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article imageDutch automaker Spyker to sue GM over Saab bankruptcy

By Ken Hanly     Aug 7, 2012 in Business
Amsterdam - The Dutch car manufacturer Spyker NV plans to sue General Motors. In the suit Spyker claims that GM deliberately bankrupted Saab. Saab was a subsidiary of Spyker.
Spyker is suing GM for over 3 billion U.S. The Dutch sports car maker argues that GM deliberately drove Saab into bankruptcy and blocked a Chinese takeover that would have saved the company. In the complaint filed in a Michigan court Spyker said:“GM never intended to allow Saab to compete with it in China,”
After Volvo, Saab was the best known Swedish brand and had a relatively small but loyal following. The company ceased production in May of 2011 when it ran out of funds to pay suppliers and also its workers. GM had bought half of Saab back in 1990 and the remainder in 2000.
Once the financial crisis hit GM sold Saab to Spyker for a mere 74 million U.S. Spyker CEO Victor Muller said:“We tirelessly worked to save Saab Automobile until GM destroyed those efforts and deliberately drove Saab Automobile into bankruptcy,”
GM operates in China with the state-run SAIC Motor Corp. Spyker claims that GM did not want Saab models to compete with GM. Pang Da Automobile Trade Co. and Zhejang Youngman Lotus Automobile had put in a bid to save Saab and continue production of Saab automobiles. Spyker said: "When Saab found a way to secure liquidity and continue as a going concern with the help of Chinese investors, GM was determined to scuttle the deal by any means necessary, including the publication of false information about its rights under the parties' contracts,
GM said supplying vehicles and technology to the prospective new owners would not be in the interests of GM shareholders. As Muller phrases it:“GM’s actions had the direct and intended objective of driving Saab Automobile into bankruptcy a result of GM’s interfering with a transaction between Saab Automobile, Spyker and Chinese investor Youngman” The 3 billion U.S. requested is in compensation plus interest, punitive damages, and also legal fees. The claim is also based upon what Spyker considers the deal would have been worth had if it had been completed.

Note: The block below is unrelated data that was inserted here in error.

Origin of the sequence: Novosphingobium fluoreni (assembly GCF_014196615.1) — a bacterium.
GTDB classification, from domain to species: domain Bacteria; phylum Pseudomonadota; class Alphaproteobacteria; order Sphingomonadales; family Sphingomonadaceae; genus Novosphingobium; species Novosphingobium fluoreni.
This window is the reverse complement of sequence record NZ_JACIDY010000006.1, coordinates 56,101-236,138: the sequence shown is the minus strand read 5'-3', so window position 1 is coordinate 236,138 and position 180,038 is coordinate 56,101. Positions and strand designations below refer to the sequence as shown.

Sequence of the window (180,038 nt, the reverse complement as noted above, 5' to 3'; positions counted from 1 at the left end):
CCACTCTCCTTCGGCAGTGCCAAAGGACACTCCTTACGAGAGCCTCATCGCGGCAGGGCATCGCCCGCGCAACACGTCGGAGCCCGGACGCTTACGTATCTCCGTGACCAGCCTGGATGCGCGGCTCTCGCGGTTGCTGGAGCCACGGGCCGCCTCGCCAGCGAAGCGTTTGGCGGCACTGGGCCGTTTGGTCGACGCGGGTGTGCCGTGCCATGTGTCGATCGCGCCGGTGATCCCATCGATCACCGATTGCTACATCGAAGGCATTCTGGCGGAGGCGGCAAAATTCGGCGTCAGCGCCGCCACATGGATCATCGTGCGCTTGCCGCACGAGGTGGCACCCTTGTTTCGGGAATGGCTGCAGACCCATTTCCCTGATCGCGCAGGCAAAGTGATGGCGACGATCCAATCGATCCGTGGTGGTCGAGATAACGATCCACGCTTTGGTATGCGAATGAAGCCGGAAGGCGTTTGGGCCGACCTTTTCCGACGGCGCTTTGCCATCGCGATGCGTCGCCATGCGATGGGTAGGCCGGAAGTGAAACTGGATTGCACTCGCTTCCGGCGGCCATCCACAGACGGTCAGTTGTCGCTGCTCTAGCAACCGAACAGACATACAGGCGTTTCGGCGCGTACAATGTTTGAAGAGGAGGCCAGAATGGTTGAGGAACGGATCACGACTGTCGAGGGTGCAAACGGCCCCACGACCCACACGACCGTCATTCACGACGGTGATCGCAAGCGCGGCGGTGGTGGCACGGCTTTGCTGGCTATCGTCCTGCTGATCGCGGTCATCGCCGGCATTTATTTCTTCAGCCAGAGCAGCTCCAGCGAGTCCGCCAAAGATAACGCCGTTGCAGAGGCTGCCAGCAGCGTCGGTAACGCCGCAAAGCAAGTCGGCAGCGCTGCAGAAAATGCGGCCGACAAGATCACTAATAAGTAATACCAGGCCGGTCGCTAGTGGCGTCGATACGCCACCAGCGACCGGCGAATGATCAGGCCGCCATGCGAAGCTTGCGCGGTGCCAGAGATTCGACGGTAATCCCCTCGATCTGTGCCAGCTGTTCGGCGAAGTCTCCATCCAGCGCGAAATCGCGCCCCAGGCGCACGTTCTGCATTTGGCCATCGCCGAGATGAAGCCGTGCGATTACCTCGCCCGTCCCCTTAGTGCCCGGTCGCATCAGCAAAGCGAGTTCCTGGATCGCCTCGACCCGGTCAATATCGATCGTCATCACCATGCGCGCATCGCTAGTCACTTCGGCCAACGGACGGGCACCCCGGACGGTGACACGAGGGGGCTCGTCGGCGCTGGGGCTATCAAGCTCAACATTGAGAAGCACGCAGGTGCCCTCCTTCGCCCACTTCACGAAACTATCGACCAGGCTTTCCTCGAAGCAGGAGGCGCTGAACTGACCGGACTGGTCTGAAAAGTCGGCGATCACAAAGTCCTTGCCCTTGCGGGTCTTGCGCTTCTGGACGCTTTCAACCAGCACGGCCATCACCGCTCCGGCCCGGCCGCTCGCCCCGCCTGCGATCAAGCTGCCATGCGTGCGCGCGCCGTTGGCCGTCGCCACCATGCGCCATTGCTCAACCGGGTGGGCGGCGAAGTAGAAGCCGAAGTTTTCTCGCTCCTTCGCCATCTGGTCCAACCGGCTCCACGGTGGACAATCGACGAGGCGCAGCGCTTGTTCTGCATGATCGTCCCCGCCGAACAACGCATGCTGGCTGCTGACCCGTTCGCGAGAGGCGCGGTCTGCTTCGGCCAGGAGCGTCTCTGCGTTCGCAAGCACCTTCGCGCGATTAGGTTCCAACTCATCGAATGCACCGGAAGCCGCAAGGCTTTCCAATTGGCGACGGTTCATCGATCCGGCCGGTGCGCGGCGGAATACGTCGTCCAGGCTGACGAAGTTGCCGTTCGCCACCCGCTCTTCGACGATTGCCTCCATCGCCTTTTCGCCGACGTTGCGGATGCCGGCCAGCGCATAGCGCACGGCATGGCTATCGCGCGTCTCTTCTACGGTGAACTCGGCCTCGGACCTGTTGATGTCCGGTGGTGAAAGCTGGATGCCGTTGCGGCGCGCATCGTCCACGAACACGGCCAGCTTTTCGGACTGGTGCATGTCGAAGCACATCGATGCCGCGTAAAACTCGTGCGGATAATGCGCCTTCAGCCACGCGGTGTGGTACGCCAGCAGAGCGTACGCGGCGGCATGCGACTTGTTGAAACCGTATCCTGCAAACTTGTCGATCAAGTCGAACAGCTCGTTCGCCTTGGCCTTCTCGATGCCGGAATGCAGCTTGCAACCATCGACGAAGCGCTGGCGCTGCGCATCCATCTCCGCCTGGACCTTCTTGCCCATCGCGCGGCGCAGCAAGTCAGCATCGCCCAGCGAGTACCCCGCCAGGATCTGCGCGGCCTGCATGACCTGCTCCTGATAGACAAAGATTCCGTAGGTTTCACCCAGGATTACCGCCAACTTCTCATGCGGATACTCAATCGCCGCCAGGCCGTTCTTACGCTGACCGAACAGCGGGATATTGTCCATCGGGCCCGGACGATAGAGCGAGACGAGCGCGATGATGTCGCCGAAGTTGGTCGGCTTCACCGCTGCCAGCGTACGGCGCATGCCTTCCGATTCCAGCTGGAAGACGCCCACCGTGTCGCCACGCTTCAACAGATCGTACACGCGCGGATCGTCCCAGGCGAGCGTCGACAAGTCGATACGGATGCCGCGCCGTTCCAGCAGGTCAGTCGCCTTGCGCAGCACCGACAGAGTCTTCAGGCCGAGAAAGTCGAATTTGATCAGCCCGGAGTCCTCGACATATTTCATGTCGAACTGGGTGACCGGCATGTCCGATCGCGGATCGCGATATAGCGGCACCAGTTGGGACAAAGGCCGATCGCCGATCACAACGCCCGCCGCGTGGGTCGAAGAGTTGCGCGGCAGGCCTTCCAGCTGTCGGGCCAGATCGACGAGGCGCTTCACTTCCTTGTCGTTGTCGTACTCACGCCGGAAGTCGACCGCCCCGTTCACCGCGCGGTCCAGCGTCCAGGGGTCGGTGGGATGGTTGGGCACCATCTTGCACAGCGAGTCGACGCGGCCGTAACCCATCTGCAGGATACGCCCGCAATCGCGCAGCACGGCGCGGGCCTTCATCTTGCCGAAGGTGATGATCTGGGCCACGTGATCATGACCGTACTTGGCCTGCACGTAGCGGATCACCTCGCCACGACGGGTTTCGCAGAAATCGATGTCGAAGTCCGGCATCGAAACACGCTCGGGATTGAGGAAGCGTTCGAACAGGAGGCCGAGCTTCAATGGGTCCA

A spokesperson for GM Dave Roman said the suit had no merit and that GM would defend itself vigorously against the baseless allegations made by Stryker. GM made a profit from Saab in only one of the nineteen years it was involved with the company according to GM. The Spyker lawsuit is being funded by an anonymous third party who will share in the settlement if the suit is successful. Following the bankruptcy Swedish bankruptcy administrators chose a consortium named National Electric Vehicle Sweden to buy Saab. The sum paid was not revealed. For other coverage see this article.
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